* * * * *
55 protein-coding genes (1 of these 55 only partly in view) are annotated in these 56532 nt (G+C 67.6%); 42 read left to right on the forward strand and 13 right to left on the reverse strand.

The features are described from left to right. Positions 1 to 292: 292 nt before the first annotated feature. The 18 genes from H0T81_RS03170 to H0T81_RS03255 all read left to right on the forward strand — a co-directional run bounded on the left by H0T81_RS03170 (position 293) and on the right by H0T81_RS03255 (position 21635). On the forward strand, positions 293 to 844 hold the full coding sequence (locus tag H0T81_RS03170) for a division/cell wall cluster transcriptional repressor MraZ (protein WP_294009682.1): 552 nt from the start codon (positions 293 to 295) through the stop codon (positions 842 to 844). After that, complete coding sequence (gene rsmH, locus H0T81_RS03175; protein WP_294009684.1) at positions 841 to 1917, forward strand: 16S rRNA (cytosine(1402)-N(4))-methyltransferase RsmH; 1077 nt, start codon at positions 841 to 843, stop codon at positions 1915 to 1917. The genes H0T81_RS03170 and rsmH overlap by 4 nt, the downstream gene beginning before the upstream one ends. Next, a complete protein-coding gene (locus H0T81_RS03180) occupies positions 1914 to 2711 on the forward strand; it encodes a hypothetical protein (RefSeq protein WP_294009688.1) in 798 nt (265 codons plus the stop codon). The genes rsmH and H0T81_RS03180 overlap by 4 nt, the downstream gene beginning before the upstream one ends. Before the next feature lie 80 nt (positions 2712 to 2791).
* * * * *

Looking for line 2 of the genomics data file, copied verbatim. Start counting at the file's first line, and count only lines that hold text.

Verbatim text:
The features are described from left to right. Positions 1 to 292: 292 nt before the first annotated feature. The 18 genes from H0T81_RS03170 to H0T81_RS03255 all read left to right on the forward strand — a co-directional run bounded on the left by H0T81_RS03170 (position 293) and on the right by H0T81_RS03255 (position 21635). On the forward strand, positions 293 to 844 hold the full coding sequence (locus tag H0T81_RS03170) for a division/cell wall cluster transcriptional repressor MraZ (protein WP_294009682.1): 552 nt from the start codon (positions 293 to 295) through the stop codon (positions 842 to 844). After that, complete coding sequence (gene rsmH, locus H0T81_RS03175; protein WP_294009684.1) at positions 841 to 1917, forward strand: 16S rRNA (cytosine(1402)-N(4))-methyltransferase RsmH; 1077 nt, start codon at positions 841 to 843, stop codon at positions 1915 to 1917. The genes H0T81_RS03170 and rsmH overlap by 4 nt, the downstream gene beginning before the upstream one ends. Next, a complete protein-coding gene (locus H0T81_RS03180) occupies positions 1914 to 2711 on the forward strand; it encodes a hypothetical protein (RefSeq protein WP_294009688.1) in 798 nt (265 codons plus the stop codon). The genes rsmH and H0T81_RS03180 overlap by 4 nt, the downstream gene beginning before the upstream one ends. Before the next feature lie 80 nt (positions 2712 to 2791).